This housing crisis didn't come out of nowhere. It was not a vague emanation of the evil Bush administration.
It was a direct result of the political decision, back in the late 1990s, to loosen the rules of lending so that home loans would be more accessible to poor people. Fannie Mae and Freddie Mac were authorized to approve risky loans.
What is a risky loan? It's a loan that the recipient is likely not to be able to repay.
This is the kind of story that should have received extensive coverage in newspapers all across the country. He goes on to reveal the crux of the story:
This was completely foreseeable and in fact many people did foresee it. One political party, in Congress and in the executive branch, tried repeatedly to tighten up the rules. The other party blocked every such attempt and tried to loosen them.
Any guesses who tried to fix the problem and who stopped those who wanted to fix it? Don't take my word for it. Mr. Card nails it:
Isn't there a story here? Doesn't journalism require that you who produce our daily paper tell the truth about who brought us to a position where the only way to keep confidence in our economy was a $700 billion bailout? Aren't you supposed to follow the money and see which politicians were benefiting personally from the deregulation of mortgage lending?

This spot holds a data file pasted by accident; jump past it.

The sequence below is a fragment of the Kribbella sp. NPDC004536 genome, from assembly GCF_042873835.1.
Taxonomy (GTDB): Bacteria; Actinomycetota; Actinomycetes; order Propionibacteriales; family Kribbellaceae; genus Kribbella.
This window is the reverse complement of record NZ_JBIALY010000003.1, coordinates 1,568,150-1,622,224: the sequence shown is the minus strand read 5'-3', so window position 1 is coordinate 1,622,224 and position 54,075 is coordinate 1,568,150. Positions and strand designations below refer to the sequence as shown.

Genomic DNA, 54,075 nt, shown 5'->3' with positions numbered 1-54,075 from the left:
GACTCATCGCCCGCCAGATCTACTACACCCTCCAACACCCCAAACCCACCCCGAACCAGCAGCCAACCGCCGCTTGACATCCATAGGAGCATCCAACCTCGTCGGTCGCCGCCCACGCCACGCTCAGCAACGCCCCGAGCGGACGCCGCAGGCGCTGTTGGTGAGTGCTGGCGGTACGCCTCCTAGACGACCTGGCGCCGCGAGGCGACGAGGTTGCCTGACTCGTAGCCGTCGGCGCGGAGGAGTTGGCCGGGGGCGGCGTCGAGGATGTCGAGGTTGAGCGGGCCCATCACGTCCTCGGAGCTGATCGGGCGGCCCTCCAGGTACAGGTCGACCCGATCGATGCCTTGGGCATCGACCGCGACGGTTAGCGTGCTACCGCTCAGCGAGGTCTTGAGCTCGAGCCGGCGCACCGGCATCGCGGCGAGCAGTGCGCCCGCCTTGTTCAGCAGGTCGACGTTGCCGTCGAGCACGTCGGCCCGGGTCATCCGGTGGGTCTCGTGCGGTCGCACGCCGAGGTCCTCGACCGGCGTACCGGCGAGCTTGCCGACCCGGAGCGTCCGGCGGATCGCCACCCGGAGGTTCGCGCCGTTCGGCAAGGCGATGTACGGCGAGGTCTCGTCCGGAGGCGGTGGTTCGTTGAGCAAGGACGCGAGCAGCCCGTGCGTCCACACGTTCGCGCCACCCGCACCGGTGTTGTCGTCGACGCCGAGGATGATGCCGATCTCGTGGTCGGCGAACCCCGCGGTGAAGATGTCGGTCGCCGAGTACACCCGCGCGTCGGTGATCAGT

I have no doubt that if these facts had pointed to the Republican Party or to John McCain as the guilty parties, you would be treating it as a vast scandal. "Housing-gate," no doubt. Or "Fannie-gate."
Instead, it was Senator Christopher Dodd and Congressman Barney Frank, both Democrats, who denied that there were any problems, who refused Bush administration requests to set up a regulatory agency to watch over Fannie Mae
and Freddie Mac, and who were still pushing for these agencies to go even
further in promoting sub-prime mortgage loans almost up to the minute they
And then Mr. Card turns his attention to the media:
Your job, as journalists, is to tell the truth. That's what you claim you do, when you accept people's money to buy or subscribe to your paper.
But right now, you are consenting to or actively promoting a big fat lie — that the housing crisis should somehow be blamed on Bush, McCain, and the Republicans. You have trained the American people to blame everything bad — even bad weather — on Bush, and they are responding as you have taught them to.
If you had any personal honor, each reporter and editor would be insisting on telling the truth — even if it hurts the election chances of your favorite candidate.
Because that's what honorable people do. Honest people tell the truth even when they don't like the probable consequences. That's what honesty means . That's how trust is earned.
Take the time to read the entire thing. There's a reason that people don't trust the media anymore. A very good reason.